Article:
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KAKAMPI MO ANG BATAS: Double standard in poll raps? PDF Print E-mail
Friday, 09 December 2011 13:41

BY Atty. BATAS MAURICIO

LIFE’S INSPIRATIONS: “… Jesus said…`I am the resurrection and the life. The one who believes in me will live, even though they die’…” (John 11:25, the Holy Bible).
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ABALOS CRIES: “DOUBLE STANDARD” IN POLL RAPS: Former Chairman Benjamin Abalos of the Commission on Elections (Comelec) is making a very serious accusation which the Department of Justice (DOJ) must answer—according to him, the department is coddling election supervisor Yogie Martirizar and is preventing her arrest even if there are now 12 electoral sabotage non-bailable cases against her.

If left unanswered, this tirade of Abalos could prove that the DOJ is applying a double standard in pursuing Abalos and Gloria Macapagal Arroyo over charges that they cheated in the 2007 mid-term elections—“fast and furious” arrest for the two of them, but “soft and tender” treatment for other Comelec officials. One kind of justice for administration foes, and another for all others?
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“SHAKE, RATTLE AND ROLL”: First, it was former Ombudsman Merceditas Gutierrez. Now, it is Supreme Court Associate Justice Mariano Del Castillo. Later, it maybe Chief Justice Renato Corona. The success in booting out Gutierrez has given the administration the appetite to replicate the formula against those perceived to be blocking President Aquino’s “reform agenda”.

Shake, rattle and roll, as it were, the target, create public adverse reaction, make it a really  difficult life for the official whose ouster is being sought—this seems to have become  a sure-fire recipe for creating a vacancy in an office whose occupant is uncooperative. Where will this lead to? Only time can tell, of course, but surely, we will find out after six years, God willing.
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DIFFERENT BRANCHES, DIFFERENT AGENDA: Zamboanga City Mayor Celso Lobregat is right: the three great branches of government—executive, legislative, and judicial—should be working together, not against each other. But, I have a question for Mayor Celso: how will the branches work with one another when, very obviously, they have different agendas and are evidently obsessed with differing objectives?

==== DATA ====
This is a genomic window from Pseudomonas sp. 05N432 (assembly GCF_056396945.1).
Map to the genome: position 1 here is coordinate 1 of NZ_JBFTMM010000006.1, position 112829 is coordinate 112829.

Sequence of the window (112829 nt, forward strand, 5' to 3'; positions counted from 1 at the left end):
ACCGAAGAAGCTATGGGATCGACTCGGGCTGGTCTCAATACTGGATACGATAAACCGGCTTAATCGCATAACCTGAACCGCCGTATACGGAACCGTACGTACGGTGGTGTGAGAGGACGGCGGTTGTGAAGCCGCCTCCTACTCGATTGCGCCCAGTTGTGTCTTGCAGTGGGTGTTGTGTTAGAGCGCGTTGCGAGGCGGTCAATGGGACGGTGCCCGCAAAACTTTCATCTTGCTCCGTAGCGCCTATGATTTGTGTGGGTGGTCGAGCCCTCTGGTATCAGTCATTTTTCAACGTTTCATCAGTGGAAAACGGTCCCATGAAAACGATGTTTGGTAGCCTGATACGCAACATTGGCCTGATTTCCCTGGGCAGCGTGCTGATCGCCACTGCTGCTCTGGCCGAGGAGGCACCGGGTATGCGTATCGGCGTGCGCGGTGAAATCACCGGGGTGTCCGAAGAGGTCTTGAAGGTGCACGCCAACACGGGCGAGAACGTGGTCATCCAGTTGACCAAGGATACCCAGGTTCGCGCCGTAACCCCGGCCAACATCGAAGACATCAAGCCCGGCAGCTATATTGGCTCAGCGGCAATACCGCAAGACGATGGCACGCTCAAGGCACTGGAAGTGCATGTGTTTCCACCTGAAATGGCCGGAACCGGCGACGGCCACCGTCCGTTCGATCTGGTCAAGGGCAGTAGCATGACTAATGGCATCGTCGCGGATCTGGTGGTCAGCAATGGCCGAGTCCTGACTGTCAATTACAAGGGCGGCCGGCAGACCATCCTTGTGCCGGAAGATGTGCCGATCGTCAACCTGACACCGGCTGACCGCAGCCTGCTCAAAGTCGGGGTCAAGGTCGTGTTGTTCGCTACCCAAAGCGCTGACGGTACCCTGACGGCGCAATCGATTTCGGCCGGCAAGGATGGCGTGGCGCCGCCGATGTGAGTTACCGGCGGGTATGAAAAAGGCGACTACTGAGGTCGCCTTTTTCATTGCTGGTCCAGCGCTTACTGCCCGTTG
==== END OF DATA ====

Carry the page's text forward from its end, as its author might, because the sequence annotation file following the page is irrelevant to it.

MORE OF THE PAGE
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WHERE ARE GLORIA’S PEOPLE NOW? Did you notice how people, mostly from Mandaluyong City, acted to show their support and sympathy for Chairman Abalos who was also the city’s former mayor? They came out in droves as soon as word got around that electoral sabotage charges will be filed against him. This was something I did not see when Gloria was the one that was sued. Indeed, where are Gloria’s people now?
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SELECTIVITY IN HELPING OFWs: There is something that I cannot understand over the government’s policy on overseas Filipino workers (OFWs) facing execution or other penalties: why is there an apparent “selectivity” in helping our countrymen? I say this because while we are going gaga to help the OFW in the newest China execution, nothing is being done about the case of OFW Dondon Lanuza.

Lanuza is now awaiting execution, too, in Saudi Arabia, and yet, the government is not acting on his thousands and thousands of requests to be assisted. Can the Philippine Overseas Employment Administration, the Department of Labor and Employment and the Department of Foreign Affairs explain? Are we all just simply waiting for Lanuza’s execution?

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ODDITY IN MALACANANG PHOTO: There is something odd in the Philippine Star photo about the recognition rites for The Outstanding Young Men (TOYM) of 2011, held in Malacanang. Why was President Aquino not standing side-by-side with the TOYM Foundation chairman, businessman Manuel V. Pangilinan, and with the Gerry Roxas Foundation chairman, Judy Roxas?

 
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